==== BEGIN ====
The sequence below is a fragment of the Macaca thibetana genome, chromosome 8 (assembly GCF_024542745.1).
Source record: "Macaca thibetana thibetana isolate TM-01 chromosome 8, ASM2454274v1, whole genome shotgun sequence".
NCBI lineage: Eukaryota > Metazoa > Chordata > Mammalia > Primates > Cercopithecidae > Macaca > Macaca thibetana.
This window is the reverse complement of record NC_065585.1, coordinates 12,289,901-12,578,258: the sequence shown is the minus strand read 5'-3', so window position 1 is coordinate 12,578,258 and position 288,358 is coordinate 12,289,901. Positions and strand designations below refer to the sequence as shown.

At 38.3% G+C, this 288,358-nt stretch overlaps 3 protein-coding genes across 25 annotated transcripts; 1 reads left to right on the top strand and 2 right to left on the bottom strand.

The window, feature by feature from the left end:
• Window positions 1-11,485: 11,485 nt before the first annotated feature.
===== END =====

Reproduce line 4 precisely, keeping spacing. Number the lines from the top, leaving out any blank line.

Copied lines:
This window is the reverse complement of record NC_065585.1, coordinates 12,289,901-12,578,258: the sequence shown is the minus strand read 5'-3', so window position 1 is coordinate 12,578,258 and position 288,358 is coordinate 12,289,901. Positions and strand designations below refer to the sequence as shown.